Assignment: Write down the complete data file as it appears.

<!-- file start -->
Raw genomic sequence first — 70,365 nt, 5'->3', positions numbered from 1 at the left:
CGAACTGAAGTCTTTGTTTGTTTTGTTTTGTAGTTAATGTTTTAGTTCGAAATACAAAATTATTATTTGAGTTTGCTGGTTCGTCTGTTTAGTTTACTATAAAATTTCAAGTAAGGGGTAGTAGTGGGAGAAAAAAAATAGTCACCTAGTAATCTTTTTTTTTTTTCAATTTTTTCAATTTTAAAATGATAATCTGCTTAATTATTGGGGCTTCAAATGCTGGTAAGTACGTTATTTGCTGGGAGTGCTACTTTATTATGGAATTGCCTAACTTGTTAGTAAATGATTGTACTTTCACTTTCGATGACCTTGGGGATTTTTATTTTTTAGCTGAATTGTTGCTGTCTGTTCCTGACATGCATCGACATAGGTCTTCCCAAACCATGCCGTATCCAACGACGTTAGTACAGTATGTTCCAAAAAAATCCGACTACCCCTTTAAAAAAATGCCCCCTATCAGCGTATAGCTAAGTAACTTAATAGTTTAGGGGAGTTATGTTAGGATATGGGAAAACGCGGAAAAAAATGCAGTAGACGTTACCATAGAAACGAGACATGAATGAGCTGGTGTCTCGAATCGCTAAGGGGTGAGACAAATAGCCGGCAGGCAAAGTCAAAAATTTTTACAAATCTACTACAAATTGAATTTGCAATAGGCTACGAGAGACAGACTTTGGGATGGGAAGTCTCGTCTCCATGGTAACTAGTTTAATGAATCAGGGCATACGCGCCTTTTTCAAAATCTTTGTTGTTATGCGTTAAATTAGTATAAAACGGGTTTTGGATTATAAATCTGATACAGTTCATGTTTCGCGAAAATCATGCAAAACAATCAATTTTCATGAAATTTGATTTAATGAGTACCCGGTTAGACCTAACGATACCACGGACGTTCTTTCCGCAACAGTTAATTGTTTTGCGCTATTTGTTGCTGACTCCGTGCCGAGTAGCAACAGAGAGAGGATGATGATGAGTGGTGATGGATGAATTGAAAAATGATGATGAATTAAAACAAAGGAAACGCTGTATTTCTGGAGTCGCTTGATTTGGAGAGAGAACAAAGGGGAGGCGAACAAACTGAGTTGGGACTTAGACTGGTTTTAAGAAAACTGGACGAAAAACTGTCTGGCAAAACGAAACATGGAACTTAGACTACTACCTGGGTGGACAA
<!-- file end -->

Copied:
Raw genomic sequence first — 70,365 nt, 5'->3', positions numbered from 1 at the left:
CGAACTGAAGTCTTTGTTTGTTTTGTTTTGTAGTTAATGTTTTAGTTCGAAATACAAAATTATTATTTGAGTTTGCTGGTTCGTCTGTTTAGTTTACTATAAAATTTCAAGTAAGGGGTAGTAGTGGGAGAAAAAAAATAGTCACCTAGTAATCTTTTTTTTTTTTCAATTTTTTCAATTTTAAAATGATAATCTGCTTAATTATTGGGGCTTCAAATGCTGGTAAGTACGTTATTTGCTGGGAGTGCTACTTTATTATGGAATTGCCTAACTTGTTAGTAAATGATTGTACTTTCACTTTCGATGACCTTGGGGATTTTTATTTTTTAGCTGAATTGTTGCTGTCTGTTCCTGACATGCATCGACATAGGTCTTCCCAAACCATGCCGTATCCAACGACGTTAGTACAGTATGTTCCAAAAAAATCCGACTACCCCTTTAAAAAAATGCCCCCTATCAGCGTATAGCTAAGTAACTTAATAGTTTAGGGGAGTTATGTTAGGATATGGGAAAACGCGGAAAAAAATGCAGTAGACGTTACCATAGAAACGAGACATGAATGAGCTGGTGTCTCGAATCGCTAAGGGGTGAGACAAATAGCCGGCAGGCAAAGTCAAAAATTTTTACAAATCTACTACAAATTGAATTTGCAATAGGCTACGAGAGACAGACTTTGGGATGGGAAGTCTCGTCTCCATGGTAACTAGTTTAATGAATCAGGGCATACGCGCCTTTTTCAAAATCTTTGTTGTTATGCGTTAAATTAGTATAAAACGGGTTTTGGATTATAAATCTGATACAGTTCATGTTTCGCGAAAATCATGCAAAACAATCAATTTTCATGAAATTTGATTTAATGAGTACCCGGTTAGACCTAACGATACCACGGACGTTCTTTCCGCAACAGTTAATTGTTTTGCGCTATTTGTTGCTGACTCCGTGCCGAGTAGCAACAGAGAGAGGATGATGATGAGTGGTGATGGATGAATTGAAAAATGATGATGAATTAAAACAAAGGAAACGCTGTATTTCTGGAGTCGCTTGATTTGGAGAGAGAACAAAGGGGAGGCGAACAAACTGAGTTGGGACTTAGACTGGTTTTAAGAAAACTGGACGAAAAACTGTCTGGCAAAACGAAACATGGAACTTAGACTACTACCTGGGTGGACAA